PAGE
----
The respective eyeballs of Viacom chairman/ceo Sumner M Redstone and president/coo Mel Karmazin finally disengaged Tuesday after nearly five years of interlocked glaring.

Karmazin walked the platinum plank with immediate effect, his anguish assuaged by two years salary at $1 million annually plus a goody-bag stuffed with a company performance-based annual bonus ($6.66 million last year) and deferred compensation ($2.99 million in 2003).

Which leaves the 81-year old Redstone firmly in the driving seat of the group in which he is controlling shareholder. Curiously, however, given the respect accorded to Karmazin in Wall Street, the latter's abrupt departure caused hardly a ripple in Viacom's stock price.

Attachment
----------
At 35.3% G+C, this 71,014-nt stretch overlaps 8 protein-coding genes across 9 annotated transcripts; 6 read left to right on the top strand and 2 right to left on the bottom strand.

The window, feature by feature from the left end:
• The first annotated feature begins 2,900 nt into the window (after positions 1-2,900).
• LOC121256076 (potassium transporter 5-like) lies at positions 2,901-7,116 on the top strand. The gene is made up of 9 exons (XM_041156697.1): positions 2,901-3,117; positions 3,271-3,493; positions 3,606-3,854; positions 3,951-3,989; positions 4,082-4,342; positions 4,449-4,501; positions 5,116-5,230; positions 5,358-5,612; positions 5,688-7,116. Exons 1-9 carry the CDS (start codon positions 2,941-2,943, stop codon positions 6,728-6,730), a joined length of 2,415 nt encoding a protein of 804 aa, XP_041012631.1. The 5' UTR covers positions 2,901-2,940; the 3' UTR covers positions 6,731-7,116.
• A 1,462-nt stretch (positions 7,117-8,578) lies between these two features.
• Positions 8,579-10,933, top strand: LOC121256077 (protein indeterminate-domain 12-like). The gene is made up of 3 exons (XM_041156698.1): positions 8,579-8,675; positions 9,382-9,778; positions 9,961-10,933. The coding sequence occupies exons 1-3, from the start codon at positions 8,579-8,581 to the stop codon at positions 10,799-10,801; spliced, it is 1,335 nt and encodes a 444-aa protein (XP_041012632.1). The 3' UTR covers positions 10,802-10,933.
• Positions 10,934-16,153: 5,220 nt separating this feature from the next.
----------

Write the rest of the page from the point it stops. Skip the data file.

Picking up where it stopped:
One large shareholder -- Mario Gabelli of Gabelli Funds -- probably spoke for many on the Street: "Mel is Mel and Sumner is Sumner. This will eliminate a bit of uncertainty and now they will be able to focus on the fundamentals."

Meantime, Redstone vowed to remove his hands from the Viacom steering wheel within three years, signalling his successor is likely to be his daughter Shari.

For the present, however, day-to-day operating responsibility has been handed to Viacom's two most senior television executives Tom Freston and Les Moonves, appointed joint-chief operating officers.

Data sourced from: Financial Times and; additional content by WARC staff